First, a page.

If you live in one of these states, Google Fiber could soon replace your current internet service provider.
Google Fiber is expanding to new cities and states after five years on pause.
ZDNet stated that CEO Dinni Jain is in talks with city leaders in Arizona, Colorado, Nebraska, Nevada, and Idaho to deliver fiber-to-the-home service to their areas.
Google Fiber will focus on these states over the next few years, but it will also expand in Atlanta, Austin, Nashville, Salt Lake City, and other metro areas where its service is already accessible.
Google Fiber recently announced intentions to expand to Mesa, Arizona, and Colorado Springs, Colorado. SiFi, Ubiquity, Wyyerd, and Google Fiber can now begin permitting to establish fiber-optic networks in Mesa, according to ABC 15 Arizona.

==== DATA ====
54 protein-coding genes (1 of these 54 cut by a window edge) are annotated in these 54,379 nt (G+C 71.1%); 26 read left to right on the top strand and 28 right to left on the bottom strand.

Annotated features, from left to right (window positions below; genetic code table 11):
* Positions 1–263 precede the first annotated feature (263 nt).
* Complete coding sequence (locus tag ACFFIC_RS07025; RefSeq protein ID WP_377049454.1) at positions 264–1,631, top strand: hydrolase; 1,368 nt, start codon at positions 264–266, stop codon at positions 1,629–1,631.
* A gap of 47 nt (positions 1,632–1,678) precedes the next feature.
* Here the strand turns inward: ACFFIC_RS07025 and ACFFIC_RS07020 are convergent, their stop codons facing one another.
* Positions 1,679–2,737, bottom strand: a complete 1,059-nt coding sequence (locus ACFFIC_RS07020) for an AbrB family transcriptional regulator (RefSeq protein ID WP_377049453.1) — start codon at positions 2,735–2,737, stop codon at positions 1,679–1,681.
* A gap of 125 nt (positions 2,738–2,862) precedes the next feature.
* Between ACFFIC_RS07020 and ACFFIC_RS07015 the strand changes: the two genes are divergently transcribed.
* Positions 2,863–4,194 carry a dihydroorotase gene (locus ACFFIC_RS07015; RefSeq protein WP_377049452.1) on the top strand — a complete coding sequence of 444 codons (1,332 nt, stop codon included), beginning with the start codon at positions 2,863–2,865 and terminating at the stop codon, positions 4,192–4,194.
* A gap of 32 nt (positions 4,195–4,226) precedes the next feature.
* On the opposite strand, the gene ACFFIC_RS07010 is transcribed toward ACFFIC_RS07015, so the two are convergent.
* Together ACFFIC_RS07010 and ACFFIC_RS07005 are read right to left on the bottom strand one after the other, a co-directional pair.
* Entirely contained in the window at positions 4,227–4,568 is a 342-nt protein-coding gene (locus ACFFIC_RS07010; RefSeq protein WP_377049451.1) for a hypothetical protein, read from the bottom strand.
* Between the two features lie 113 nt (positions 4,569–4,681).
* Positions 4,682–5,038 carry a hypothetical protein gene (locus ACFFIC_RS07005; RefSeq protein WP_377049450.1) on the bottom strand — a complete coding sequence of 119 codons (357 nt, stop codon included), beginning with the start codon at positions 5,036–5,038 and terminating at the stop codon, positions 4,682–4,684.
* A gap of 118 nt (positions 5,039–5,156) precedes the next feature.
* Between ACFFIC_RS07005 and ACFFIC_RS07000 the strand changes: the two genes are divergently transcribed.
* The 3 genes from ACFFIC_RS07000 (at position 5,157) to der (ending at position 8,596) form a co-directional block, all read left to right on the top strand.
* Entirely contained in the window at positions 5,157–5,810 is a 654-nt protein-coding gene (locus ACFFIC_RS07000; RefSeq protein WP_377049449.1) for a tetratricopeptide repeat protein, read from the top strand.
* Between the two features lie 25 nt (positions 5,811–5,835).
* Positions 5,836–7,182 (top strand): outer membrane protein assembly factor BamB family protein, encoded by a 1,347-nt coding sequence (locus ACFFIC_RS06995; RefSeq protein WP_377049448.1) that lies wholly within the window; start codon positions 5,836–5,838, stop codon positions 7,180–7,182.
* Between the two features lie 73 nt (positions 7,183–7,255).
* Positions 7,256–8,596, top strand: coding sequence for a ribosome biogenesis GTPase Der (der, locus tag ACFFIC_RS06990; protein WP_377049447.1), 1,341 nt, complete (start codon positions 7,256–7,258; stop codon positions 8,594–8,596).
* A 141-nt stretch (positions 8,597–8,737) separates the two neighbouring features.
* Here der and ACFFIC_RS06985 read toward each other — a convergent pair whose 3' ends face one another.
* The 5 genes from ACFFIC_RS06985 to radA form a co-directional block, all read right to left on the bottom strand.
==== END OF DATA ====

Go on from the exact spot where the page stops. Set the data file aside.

Google Fiber’s U.S. development was going well until 2016, when CEO Graig Barratt resigned. The service began in 2012 to challenge Comcast and AT&T in the U.S. broadband market.
Google’s Fiber paused its deployment in Los Angeles, Dallas, Tampa, Jacksonville, Portland, Phoenix, San Diego, San Jose, and Oklahoma City after Barrat’s departure.
San Diego is a Google Fiber Webpass city offering point-to-point wireless internet thanks to rooftop antennae.
If you don’t live in Arizona, Colorado, Nebraska, Nevada, or Idaho, you may not get Google’s Fiber.
Jain told Reuters the corporation isn’t planning a statewide launch, saying:
“About ten years ago, there was speculation that Google’s Fiber was planning to cover the entire country. What we’re indicating with this gesture is that “No, we’re not trying to build the whole country.””
Google’s Fiber has been around for a decade, so if it wanted to blanket the entire U.S. with high-speed broadband, it presumably would have already.